USM alumna pens book on Katrina


When most people remember the devastation of Hurricane Katrina, they think of the broken levees, flooded streets and chaos of New Orleans. But University of Southern Mississippi alumnus and author NancyKay Wessman tells the story of this natural disaster from the eyes of Mississippians in her latest book, “Katrina, Mississippi: Voices from Ground Zero.”

“Most Mississippians are all too aware that Hurricane Katrina slammed Mississippi, but the news media evacuated,” Wessman said. “They went to New Orleans, and most of the world thinks of the Crescent City as (Katrina’s) target. I want the world to know that Mississippi took the blow and has not only survived but persevered.”

According to The Clarion- Ledger, Wessman based her book on personal interviews conducted over the course of two years, as well as her 25 years of experience as the communications director of the state Health Department. With a background in journalism and a master’s of public health degree from Tulane University, Wessman sought to share the story of the Mississippi Gulf Coast’s recovery from a public health perspective as well as the perspectives of emergency workers.

“I know that our government responded by allocating billions of dollars toward preparedness, but no news media talked about that in relation to Katrina, as to whether we in the Gulf South were prepared and how we responded,” Wessman said. “I knew most of what Mississippi had done to prepare, and I knew many of those first responders who had never had an opportunity to talk about what they experienced.”

“I had to help them tell their stories,” – Wessman

She shares these stories in the format of creative nonfiction— stories like that of Hancock County Emergency Management Director Brian “Hooty” Adam and 35 citizens who risked their lives to stay behind and keep emergency operations going during the storm’s assault on Bay Saint Louis and Waveland, according to the Jackson Free Press. Though state and federal officials demanded they evacuate, these 36 men and women refused.

Wessman also tells the story of Memorial Hospital in Gulfport, the only hospital that weathered the storm and continued to provide services, as well as that of WQRZ radio operator Brice Phillips, who remained on the air for the duration of Katrina and provided important information to the community.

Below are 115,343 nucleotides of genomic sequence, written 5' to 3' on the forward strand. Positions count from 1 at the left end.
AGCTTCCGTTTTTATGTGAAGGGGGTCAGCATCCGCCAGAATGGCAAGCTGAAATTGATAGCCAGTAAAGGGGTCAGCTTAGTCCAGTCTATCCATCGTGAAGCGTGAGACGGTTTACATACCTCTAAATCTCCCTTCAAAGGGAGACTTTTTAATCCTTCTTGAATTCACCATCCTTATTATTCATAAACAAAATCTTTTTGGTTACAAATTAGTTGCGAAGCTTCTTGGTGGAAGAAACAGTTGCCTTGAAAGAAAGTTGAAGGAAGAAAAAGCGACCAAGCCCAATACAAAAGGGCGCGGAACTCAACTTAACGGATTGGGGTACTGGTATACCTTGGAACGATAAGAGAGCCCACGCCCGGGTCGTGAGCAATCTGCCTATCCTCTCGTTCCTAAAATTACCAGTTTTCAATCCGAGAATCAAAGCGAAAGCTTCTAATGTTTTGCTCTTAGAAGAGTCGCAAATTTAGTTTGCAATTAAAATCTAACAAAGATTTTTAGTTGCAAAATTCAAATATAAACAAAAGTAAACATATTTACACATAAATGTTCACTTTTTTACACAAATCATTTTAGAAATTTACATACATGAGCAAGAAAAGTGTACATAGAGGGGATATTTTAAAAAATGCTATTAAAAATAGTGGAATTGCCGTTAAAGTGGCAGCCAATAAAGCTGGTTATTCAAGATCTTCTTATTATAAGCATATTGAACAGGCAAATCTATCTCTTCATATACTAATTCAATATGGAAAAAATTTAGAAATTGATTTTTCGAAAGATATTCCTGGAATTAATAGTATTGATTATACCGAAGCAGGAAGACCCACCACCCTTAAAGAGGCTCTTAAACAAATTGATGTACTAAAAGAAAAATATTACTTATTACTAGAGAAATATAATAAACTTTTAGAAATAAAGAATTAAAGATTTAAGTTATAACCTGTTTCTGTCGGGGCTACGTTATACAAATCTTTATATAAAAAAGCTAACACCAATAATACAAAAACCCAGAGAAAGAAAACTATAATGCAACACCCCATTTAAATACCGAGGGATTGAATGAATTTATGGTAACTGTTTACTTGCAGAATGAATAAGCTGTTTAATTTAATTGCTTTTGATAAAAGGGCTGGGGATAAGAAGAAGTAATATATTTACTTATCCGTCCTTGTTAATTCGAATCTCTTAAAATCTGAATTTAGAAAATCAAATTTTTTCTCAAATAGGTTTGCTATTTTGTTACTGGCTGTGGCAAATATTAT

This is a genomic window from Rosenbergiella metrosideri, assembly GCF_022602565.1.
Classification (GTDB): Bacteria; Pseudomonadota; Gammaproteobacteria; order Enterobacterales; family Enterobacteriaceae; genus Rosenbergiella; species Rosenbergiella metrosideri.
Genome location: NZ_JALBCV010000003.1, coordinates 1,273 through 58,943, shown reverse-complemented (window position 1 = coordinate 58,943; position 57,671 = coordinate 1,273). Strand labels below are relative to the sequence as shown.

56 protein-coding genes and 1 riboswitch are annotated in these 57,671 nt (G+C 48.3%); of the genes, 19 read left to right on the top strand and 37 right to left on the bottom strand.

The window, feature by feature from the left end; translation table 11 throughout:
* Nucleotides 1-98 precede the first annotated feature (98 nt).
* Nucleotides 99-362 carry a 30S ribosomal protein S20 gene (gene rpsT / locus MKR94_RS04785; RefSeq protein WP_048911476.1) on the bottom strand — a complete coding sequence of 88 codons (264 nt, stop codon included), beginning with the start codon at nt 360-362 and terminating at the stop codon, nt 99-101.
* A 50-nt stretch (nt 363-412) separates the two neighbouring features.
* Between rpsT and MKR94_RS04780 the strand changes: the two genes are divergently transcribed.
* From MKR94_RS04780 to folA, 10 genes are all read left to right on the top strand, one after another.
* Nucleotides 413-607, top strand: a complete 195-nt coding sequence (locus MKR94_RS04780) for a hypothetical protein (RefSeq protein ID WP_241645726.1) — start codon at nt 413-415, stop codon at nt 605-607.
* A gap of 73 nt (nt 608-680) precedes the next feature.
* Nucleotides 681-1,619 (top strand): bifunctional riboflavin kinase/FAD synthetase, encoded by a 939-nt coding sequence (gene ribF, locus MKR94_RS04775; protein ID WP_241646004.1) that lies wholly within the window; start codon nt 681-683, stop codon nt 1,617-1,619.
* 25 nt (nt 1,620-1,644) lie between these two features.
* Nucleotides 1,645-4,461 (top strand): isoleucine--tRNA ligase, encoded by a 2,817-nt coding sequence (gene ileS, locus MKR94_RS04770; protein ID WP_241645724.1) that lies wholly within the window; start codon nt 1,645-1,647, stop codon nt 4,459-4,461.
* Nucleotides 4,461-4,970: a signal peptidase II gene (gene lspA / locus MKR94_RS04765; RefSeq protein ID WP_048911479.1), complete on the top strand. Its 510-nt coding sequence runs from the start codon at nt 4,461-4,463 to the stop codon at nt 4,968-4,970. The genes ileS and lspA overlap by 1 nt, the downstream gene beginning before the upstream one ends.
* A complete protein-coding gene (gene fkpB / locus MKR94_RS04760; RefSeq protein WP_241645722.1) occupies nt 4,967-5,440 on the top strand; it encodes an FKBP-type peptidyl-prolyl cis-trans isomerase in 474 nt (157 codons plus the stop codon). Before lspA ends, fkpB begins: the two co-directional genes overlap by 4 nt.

“These people are not victims,” Wessman told Mallory Pickering of The Clarion-Ledger. “They are champions.”

According to Pickering, Wessman was two years into retirement when Hurricane Katrina struck the Gulf Coast. She had been spending her time traveling with her husband. Wessman was approached about writing the book in 2008, and she gladly obliged because she believed New Orleans had received more than its share of attention.

“Now, I love New Orleans,” Wessman said. “I went to grad school there. It feels like a holy place to me.” Still, she had a yearning to tell a seemingly forgotten side of the story, one that belonged to the state of Mississippi.

The former Health Department communications director stresses public health issues and emergency preparedness in her book, which reads like a novel, according to Pickering.

“All disasters are local, and all involve public health,” Wessman said. “For the first nine to 14 days, public health issues took top priority: food, water, sewers, emergency medical and mortuary services, chronic disease control, getting the health care facilities back—these were the critical issues.”

Wessman considered how USM students might use her book. She commends the book to students of not only public health, but also of history, social work, psychology, communications, journalism and more.

“Katrina touched everybody in some way,” Wessman said. “Everybody has a Katrina story and can learn from the first responders who worked in Hancock and Harrison Counties.”

“Katrina, Mississippi: Voices from Ground Zero” is available at most of Mississippi’s independent bookstores, as well as on Amazon in print and as an ebook.

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